College athlete name, image, and likeness (NIL) laws are coming, whether leaders in college sports like it or not. That’s why, on July 1st, a group of representatives met in Washington D.C. to discuss the future of athlete NIL legislation moving forward. Unfortunately, plenty of misinformation and bad takes circulated the conference room over the course of the hearing. Here are a couple of NIL arguments that need rebuttals in light of recent discourse.
First, there was the notion that NIL funding for men’s basketball and football will pull funding from women’s sports. It’s a bad argument, but it was one that was made by SEC commissioner Greg Sankey, who appealed to the myth that Title IX requires equal spending among genders in college sports. This isn’t how Title IX functions in collegiate athletics, and NCAA records prove that men consistently receive more funding than women. That’s likely because Title IX only requires schools to allocate equal spending on athletic scholarships. However, universities frequently violate Title IX laws as they pertain to scholarships. According to the NCAA’s Financial Reporting System, male athletes receive an average of 51% of their university’s scholarship dollars, while female athletes receive 45% at the Division 1 level (4% of scholarship expenditures were recorded as “coed or unaccounted”). The same source indicates that “Division I FBS institutions spend more than twice as much on each male student-athlete than on each female student-athlete,” so financial inequity already exists in the NCAA because the NCAA’s member schools are getting away with skirting Title IX.
Furthermore, even if Title IX required equal spending on all fronts, every NIL bill currently on the table is simply focused on granting college athletes rights to their NILs—none of these laws require universities to pay college athletes as if they’re employees. Equal rights to a free market would be a massive step toward gender equity in collegiate athletics, especially for female athletes who have fewer opportunities to compete professionally and typically reach their peak athletic earning potential in college. Title IX isn’t an excuse to avoid passing NIL laws, and it’s a deeply flawed, but persistent argument against college athlete NIL rights.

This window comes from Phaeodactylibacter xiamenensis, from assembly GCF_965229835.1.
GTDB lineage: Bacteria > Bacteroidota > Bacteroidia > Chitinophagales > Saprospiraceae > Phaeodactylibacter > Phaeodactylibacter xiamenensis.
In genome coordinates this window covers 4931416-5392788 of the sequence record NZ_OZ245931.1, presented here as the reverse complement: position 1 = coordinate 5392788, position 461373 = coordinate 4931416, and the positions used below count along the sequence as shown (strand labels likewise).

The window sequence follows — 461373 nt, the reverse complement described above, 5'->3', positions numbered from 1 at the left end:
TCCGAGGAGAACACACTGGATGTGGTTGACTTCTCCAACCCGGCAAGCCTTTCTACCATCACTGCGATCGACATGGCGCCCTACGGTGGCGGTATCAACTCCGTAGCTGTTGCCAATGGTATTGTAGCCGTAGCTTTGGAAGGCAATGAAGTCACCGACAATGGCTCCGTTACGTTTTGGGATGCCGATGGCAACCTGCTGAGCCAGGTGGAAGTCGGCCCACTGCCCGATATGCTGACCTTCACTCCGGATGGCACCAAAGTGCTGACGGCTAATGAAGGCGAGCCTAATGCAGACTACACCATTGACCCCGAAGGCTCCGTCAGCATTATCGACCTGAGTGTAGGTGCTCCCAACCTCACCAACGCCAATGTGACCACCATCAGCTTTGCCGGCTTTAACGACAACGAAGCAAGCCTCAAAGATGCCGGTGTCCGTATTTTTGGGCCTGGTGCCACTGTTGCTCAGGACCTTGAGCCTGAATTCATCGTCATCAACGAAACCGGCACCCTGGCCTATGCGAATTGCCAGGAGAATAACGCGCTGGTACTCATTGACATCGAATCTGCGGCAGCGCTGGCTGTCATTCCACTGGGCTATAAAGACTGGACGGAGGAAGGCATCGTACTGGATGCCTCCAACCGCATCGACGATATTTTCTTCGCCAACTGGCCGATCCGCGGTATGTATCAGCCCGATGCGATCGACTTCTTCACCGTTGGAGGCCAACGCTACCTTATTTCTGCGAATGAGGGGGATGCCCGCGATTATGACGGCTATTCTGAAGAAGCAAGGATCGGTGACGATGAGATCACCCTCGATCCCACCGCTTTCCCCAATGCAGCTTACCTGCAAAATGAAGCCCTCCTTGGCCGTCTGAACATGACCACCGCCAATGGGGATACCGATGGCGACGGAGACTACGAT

There was also the reasoning that NIL laws should ensure that college athletes should be similarly to non-athlete students. In his testimony, NCAA Board of Governor’s chair Michael V. Drake stated that the “Association must embrace change to provide the best possible experience for student-athletes and directed the three divisions to immediately begin the process of modernizing its rules to allow students participating in athletics the opportunity to benefit from the use of their NIL.” Among the working group’s guiding principles is the notion that NIL rules should “ensure student-athletes are treated similarly to non-athlete students unless a compelling reason exists to differentiate.”
As a former Division 1 athlete, my response is: “Why?” College athletes live vastly different lives than non-athlete students because of their athletic obligations that tether them to a borderline extreme lifestyle. Given the NCAA’s laxly-regulated 20-hour rule, which actually allows college athletes to spend upwards of 50 hours a week on their sport, college athletes are arguably employees, whereas most non-athlete students are not. Furthermore, college athletes already sign autographs, wear the logos of university sponsors on their uniforms, and make media appearances—they’re just not paid for these uses of their NIL. However, as indicated by the pervasive practice of schools using athlete NILs to boost PR and solicit alumni donations, it is clear that the NILs of college athletes have market value that the NILs of most non-athlete students do not. It is also worth noting that every non-athlete student enrolled at an American university has the unfettered right to profit from their name, image, and likeness. If the NCAA truly wanted to treat college athletes like non-athlete students, the Association would extend these rights to athletes as well.
There will always be bad takes surrounding college athlete NIL rights until American sports fans view college athletes as non-amateurs. Until then, fans and allies of college athletes must stay informed of misinformation within this discourse, because laws granting college athletes rights to their NILs are coming, whether people like it or not.
For more NCAA updates, follow Katie Lever on Twitter/Instagram: @leverfever
Posted on July 10, 2020 in NCAA Policy & Rules
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